Philippines riding out typhoon after virus slows evacuations
More than 150,000 people were riding out a weakening typhoon in emergency shelters in the Philippines on Friday after a mass evacuation that was complicated and slowed by the coronavirus.
Typhoon Vongfong has weakened after slamming ashore into Eastern Samar province Thursday and was blowing northwestward toward the populous main northern island of Luzon, government forecasters said. There was no immediate reports of casualties or major damage as authorities surveyed regions where the typhoon has passed.
The typhoon’s maximum sustained wind has weakened to 125 kilometers per hour (78 miles per hour) with gusts of 165 kph (102 mph) but it remains dangerous especially in coastal and low-lying villages, forecasters said, adding Vongfong was expected to blow out of the country’s north on Sunday. In the northeastern Bicol region, more than 145,000 villagers have fled or were moved by disaster-response teams to dozens of emergency shelters, mostly school buildings, Office of Civil Defense director Claudio Yucot said.
Thousands more were evacuated to safety in the outlying provinces of Samar, where the typhoon first blew over, officials said. Unlike before, rescuers and volunteers needed to wear face masks and protective suits before deployment and could not transport villagers to emergency shelters in large numbers as a safeguard against the COVID-19 disease, Yucot said.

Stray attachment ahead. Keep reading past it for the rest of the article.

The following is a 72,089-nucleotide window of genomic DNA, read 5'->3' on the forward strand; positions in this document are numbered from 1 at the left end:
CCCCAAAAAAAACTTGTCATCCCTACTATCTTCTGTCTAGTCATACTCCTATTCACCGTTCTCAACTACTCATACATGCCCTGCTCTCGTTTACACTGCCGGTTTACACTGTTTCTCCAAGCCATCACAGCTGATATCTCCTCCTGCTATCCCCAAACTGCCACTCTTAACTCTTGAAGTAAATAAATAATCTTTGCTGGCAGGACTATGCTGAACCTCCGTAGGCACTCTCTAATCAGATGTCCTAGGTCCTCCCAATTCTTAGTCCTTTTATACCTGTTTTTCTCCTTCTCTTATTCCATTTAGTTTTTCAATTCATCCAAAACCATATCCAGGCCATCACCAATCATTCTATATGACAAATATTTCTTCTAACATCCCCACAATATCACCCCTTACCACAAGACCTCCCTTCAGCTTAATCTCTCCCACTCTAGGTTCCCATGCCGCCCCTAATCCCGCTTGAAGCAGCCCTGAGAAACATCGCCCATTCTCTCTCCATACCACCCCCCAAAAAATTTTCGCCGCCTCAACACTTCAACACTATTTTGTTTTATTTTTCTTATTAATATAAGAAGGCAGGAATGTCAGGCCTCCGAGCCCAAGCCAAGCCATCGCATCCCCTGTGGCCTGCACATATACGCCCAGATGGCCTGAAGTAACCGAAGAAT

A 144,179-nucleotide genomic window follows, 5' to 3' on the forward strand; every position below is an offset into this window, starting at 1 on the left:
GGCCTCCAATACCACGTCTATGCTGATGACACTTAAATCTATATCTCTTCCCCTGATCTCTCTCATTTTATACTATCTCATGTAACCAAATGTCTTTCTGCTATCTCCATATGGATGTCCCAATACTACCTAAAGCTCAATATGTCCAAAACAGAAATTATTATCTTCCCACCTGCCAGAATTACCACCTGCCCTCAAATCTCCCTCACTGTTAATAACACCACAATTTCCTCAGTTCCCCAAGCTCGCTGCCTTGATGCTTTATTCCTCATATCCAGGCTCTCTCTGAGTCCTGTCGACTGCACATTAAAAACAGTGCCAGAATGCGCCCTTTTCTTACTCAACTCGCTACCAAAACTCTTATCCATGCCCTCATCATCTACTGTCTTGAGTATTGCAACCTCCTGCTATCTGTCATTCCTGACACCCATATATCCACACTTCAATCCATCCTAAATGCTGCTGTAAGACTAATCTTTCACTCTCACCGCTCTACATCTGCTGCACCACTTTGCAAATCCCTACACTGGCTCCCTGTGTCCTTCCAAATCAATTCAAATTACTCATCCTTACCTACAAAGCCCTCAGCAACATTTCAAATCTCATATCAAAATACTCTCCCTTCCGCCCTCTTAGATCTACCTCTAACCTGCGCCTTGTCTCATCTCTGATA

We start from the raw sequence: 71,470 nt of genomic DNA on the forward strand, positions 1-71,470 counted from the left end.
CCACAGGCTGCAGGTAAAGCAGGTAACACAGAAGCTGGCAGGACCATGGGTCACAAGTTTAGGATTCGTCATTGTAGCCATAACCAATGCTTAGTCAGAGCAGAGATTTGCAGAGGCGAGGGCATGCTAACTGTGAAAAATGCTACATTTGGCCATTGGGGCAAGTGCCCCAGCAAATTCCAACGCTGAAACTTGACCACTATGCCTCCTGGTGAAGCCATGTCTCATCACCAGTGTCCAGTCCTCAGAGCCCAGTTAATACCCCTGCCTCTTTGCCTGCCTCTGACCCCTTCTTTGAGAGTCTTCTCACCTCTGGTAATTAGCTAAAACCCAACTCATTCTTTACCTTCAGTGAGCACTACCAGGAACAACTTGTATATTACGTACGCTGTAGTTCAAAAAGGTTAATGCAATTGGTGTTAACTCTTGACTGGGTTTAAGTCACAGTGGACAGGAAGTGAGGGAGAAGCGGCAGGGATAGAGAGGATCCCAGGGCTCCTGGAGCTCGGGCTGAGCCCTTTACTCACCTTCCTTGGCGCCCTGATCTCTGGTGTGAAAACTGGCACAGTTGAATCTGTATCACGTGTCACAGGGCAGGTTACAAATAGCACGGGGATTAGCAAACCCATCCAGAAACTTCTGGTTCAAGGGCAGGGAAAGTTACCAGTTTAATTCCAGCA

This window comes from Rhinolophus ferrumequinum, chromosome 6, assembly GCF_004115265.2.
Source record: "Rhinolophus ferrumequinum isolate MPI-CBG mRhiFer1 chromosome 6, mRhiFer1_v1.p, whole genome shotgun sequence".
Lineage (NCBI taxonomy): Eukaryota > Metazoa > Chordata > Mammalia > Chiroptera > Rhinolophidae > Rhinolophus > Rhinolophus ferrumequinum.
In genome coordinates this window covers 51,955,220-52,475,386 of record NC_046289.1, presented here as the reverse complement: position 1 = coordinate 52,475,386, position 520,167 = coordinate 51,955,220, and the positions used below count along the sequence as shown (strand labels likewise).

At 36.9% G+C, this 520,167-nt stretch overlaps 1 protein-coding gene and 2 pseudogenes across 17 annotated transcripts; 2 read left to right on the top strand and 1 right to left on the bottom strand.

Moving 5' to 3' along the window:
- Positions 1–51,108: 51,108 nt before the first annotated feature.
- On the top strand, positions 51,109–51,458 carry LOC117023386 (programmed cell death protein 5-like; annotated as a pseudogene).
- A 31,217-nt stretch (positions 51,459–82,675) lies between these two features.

“Our ease of movement has been limited by COVID,” Yucot told The Associated Press by telephone from Albay province in the Bicol region, which has had dozens of coronavirus infections, including four deaths and remains under quarantine. “In the evacuation centers, there are more challenges.” In an evacuation room, which could shelter up to 40 families before, only four families could be accommodated now as a safeguard against infections and the occupants should know each other and required to report any infected villager, Yucot said.
The coast guard said more than 600 cargo truck drivers and workers were stranded due to the suspension of sea travel in several eastern ports, where 340 cargo ships were barred from leaving due to the typhoon. All were required to wear protective masks and prohibited from mingling. The typhoon hit as the Philippines struggles to deal with coronavirus outbreaks, largely with a lockdown in Luzon that is to be eased this weekend, except in metropolitan Manila and two other high-risk areas.
The rest of the country will be placed in less restrictive quarantine, and crucial businesses will partially reopen starting next week. The Philippines has reported nearly 12,000 coronavirus infections, including 790 deaths, among the highest in Southeast Asia.